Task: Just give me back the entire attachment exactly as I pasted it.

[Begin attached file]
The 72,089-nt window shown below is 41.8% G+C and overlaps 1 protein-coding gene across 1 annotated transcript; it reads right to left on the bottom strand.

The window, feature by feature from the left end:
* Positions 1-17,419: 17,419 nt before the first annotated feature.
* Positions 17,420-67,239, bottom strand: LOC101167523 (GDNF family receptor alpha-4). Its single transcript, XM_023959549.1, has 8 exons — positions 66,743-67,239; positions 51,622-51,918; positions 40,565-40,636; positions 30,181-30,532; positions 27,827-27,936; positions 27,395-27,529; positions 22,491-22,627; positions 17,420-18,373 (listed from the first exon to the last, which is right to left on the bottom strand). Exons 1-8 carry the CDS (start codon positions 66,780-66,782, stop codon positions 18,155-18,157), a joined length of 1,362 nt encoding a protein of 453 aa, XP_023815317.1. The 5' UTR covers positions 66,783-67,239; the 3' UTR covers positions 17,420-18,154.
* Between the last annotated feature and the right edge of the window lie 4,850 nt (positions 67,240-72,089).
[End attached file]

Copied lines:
The 72,089-nt window shown below is 41.8% G+C and overlaps 1 protein-coding gene across 1 annotated transcript; it reads right to left on the bottom strand.

The window, feature by feature from the left end:
* Positions 1-17,419: 17,419 nt before the first annotated feature.
* Positions 17,420-67,239, bottom strand: LOC101167523 (GDNF family receptor alpha-4). Its single transcript, XM_023959549.1, has 8 exons — positions 66,743-67,239; positions 51,622-51,918; positions 40,565-40,636; positions 30,181-30,532; positions 27,827-27,936; positions 27,395-27,529; positions 22,491-22,627; positions 17,420-18,373 (listed from the first exon to the last, which is right to left on the bottom strand). Exons 1-8 carry the CDS (start codon positions 66,780-66,782, stop codon positions 18,155-18,157), a joined length of 1,362 nt encoding a protein of 453 aa, XP_023815317.1. The 5' UTR covers positions 66,783-67,239; the 3' UTR covers positions 17,420-18,154.
* Between the last annotated feature and the right edge of the window lie 4,850 nt (positions 67,240-72,089).